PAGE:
The carbon dioxide separation part shown in FIG. 3 has the intermediate water part 4 designed as a channel through which the intermediate water flows. The intermediate water part 4 has a structure in which the sample water-side intermediate water part 4 a being in contact with the sample water channel 2 and the measurement water-side intermediate water part 4 b being in contact with the measurement water channel 6 are separated from each other. The sample water-side intermediate water part 4 a and the measurement water-side intermediate water part 4 b are connected to each other through a connecting channel 4 d. The intermediate water is supplied so as to flow from the sample water-side intermediate water part 4 a to the measurement water-side intermediate water part 4 b. The sample water channel 2 and the intermediate water part 4 are in contact with each other with the gas-permeable membrane 8 being interposed therebetween. The intermediate water part 4 and the measurement water channel 6 are in contact with each other with the gas-permeable membrane 10 being interposed therebetween.

The measurement water discharged from each of the carbon dioxide separation parts shown in FIGS. 1 to 3 is introduced into a conductivity measurement part (not shown) to measure the conductivity thereof.

FIG. 5 is a schematic view of a TOC meter according to a first embodiment of the present invention. Sample water is supplied by a pump 22 to the sample water channel of the carbon dioxide separation part 20 shown in FIG. 1 or 2 through an organic-substance oxidation part 24. The organic-substance oxidation part 24 has a UV irradiation portion for irradiating the sample water with UV light emitted from a UV lamp 26. When the sample water flows through the UV irradiation portion, organic substances contained in the sample water are oxidized by UV irradiation to carbon dioxide. The organic-substance oxidation part 24 may be integrated with or separated from the carbon dioxide separation part 20. In the latter case, the organic-substance oxidation part 24 and the carbon dioxide separation part 20 are connected to each other through a channel. After passing through the sample water channel 2 of the carbon dioxide separation part 20, the sample water is discharged.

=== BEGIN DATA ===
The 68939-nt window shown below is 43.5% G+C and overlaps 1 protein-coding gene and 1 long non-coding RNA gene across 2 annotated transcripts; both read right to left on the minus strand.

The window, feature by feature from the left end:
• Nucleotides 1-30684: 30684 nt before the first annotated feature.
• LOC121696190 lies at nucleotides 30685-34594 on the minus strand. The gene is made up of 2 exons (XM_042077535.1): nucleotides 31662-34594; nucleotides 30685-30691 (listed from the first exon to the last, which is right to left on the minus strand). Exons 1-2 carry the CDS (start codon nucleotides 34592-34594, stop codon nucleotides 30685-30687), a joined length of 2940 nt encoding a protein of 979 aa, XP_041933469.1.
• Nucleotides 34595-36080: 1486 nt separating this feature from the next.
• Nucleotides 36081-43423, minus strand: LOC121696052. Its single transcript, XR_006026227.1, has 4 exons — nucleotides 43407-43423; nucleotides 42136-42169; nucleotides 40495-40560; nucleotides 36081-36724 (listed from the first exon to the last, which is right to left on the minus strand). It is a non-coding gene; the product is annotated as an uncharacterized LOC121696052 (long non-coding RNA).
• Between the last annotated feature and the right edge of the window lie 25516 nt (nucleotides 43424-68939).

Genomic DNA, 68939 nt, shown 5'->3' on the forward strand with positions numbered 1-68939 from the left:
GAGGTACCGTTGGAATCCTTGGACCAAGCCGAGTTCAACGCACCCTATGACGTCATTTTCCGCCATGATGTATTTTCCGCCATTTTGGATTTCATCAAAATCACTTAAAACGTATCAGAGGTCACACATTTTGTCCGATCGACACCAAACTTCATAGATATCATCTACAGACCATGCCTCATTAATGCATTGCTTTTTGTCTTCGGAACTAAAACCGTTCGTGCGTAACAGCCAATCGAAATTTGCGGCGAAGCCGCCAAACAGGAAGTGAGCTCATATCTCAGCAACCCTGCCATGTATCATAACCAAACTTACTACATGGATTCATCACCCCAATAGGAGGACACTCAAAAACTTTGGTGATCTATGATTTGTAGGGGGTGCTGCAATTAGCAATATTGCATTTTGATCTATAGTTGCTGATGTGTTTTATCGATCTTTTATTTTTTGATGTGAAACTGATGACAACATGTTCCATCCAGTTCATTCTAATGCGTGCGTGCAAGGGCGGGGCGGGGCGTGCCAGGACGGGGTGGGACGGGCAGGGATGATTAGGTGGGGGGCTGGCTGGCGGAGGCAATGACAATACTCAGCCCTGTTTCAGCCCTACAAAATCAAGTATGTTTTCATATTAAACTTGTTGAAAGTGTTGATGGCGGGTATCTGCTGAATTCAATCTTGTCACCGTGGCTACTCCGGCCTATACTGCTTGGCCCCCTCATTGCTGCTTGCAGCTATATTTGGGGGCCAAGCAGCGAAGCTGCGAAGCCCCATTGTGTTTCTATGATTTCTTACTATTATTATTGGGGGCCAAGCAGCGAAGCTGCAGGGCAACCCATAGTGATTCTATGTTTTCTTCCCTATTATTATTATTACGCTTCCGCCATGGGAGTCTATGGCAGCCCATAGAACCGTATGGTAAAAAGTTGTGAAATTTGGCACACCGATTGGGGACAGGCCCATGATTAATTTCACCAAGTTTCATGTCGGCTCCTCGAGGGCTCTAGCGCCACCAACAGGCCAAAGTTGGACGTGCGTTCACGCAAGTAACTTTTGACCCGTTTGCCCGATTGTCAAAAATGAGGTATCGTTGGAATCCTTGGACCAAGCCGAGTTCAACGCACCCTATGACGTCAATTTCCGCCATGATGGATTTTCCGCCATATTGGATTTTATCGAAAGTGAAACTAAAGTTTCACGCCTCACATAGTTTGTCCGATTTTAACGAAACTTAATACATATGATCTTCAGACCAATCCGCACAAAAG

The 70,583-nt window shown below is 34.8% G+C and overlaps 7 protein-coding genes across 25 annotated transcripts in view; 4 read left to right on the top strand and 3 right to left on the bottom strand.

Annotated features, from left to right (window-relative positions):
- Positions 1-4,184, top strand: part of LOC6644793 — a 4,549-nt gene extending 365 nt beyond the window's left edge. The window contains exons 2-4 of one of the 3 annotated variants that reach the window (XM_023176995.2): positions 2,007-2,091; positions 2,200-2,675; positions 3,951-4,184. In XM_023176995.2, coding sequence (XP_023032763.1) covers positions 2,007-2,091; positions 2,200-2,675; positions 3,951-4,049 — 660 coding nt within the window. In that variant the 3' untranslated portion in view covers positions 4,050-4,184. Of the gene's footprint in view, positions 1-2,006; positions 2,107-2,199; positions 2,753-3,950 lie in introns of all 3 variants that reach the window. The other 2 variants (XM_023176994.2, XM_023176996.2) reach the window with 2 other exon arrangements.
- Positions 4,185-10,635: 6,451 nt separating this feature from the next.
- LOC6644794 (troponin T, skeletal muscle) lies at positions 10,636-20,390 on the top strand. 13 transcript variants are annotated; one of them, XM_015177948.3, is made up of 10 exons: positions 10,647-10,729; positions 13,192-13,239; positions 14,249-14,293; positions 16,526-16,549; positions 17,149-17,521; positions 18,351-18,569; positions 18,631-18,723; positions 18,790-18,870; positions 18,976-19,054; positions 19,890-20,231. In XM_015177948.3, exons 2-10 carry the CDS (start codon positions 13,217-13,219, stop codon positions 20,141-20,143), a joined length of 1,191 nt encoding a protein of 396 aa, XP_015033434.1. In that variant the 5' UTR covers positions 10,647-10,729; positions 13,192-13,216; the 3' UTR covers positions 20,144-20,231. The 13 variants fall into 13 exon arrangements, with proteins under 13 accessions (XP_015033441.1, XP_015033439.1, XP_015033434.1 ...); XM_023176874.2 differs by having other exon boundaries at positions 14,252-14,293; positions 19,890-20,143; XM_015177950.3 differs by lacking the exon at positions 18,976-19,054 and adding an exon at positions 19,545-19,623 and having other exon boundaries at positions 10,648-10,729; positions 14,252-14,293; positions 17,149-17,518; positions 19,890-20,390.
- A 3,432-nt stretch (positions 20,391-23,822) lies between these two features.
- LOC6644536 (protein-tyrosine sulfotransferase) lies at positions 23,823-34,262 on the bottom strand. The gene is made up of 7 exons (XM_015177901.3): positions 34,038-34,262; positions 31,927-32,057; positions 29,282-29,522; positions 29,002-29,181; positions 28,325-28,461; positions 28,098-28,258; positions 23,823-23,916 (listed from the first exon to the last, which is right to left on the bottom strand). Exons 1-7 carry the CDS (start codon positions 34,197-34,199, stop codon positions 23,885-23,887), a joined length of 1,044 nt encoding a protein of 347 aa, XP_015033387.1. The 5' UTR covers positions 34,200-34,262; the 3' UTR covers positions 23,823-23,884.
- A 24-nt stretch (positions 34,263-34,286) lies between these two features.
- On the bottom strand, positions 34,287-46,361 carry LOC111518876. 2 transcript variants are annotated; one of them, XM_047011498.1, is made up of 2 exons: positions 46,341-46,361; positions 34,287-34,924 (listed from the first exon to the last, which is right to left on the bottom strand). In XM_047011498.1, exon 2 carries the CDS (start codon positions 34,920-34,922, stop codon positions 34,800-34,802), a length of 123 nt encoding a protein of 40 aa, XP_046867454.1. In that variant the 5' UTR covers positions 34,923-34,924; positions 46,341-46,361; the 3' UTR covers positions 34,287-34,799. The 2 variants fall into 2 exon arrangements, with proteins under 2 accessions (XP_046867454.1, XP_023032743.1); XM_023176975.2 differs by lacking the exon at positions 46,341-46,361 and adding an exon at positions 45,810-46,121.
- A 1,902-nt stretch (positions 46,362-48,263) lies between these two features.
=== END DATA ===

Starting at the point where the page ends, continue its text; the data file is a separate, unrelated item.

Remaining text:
Ion-exchanged water as deionized water is supplied to the measurement water channel 6 of the carbon dioxide separation part 20. More specifically, the ion-exchanged water is supplied in such a manner that pure water stored in a liquid storage 28 is sucked by a pump 32 and sent through an ion-exchange resin 30 to the measurement water channel 6 of the carbon dioxide separation part 20. After the measurement water passes through the measurement water channel 6, the conductivity of the measurement water is measured by a conductivity meter 34. The conductivity of the measurement water is a conductivity caused by carbon dioxide transferred from the intermediate water into the measurement water in the carbon dioxide separation part 20. After passing through the conductivity meter 34, the measurement water is returned to the liquid storage 28 and is then reused. The conductivity meter 34 may be integrated with or separated from the carbon dioxide separation part 20. In the latter case, the conductivity meter 34 and the carbon dioxide separation part 20 are connected to each other through a channel.

Pure water or deionized water is supplied as the intermediate water to the intermediate water channel 4. Alternatively, the deionized water treated with the ion-exchange resin 30 may also be supplied as the intermediate water to the intermediate water channel 4. The intermediate water is in contact with the sample water with the sample water channel-side gas-permeable membrane being interposed therebetween, and is also in contact with the measurement water with the measurement water channel-side gas-permeable membrane being interposed therebetween. After passing through the intermediate water channel 4, the intermediate water is discharged.

FIG. 6 is a schematic view showing the structure of a TOC meter according to another embodiment of the present invention which uses the carbon dioxide separation part shown in FIG. 3. A carbon dioxide separation part 40 is separated into a sample water-side gas exchange part 40 a and a measurement water-side gas exchange part 40 b. The intermediate water channel is separated into a sample water-side intermediate water channel 4 a and a measurement water-side intermediate water channel 4 b, and these intermediate water channels 4 a and 4 b are connected to each other through a connecting channel. The other structural components of the TOC meter shown in FIG. 6 are the same as those of the TOC meter shown in FIG. 5.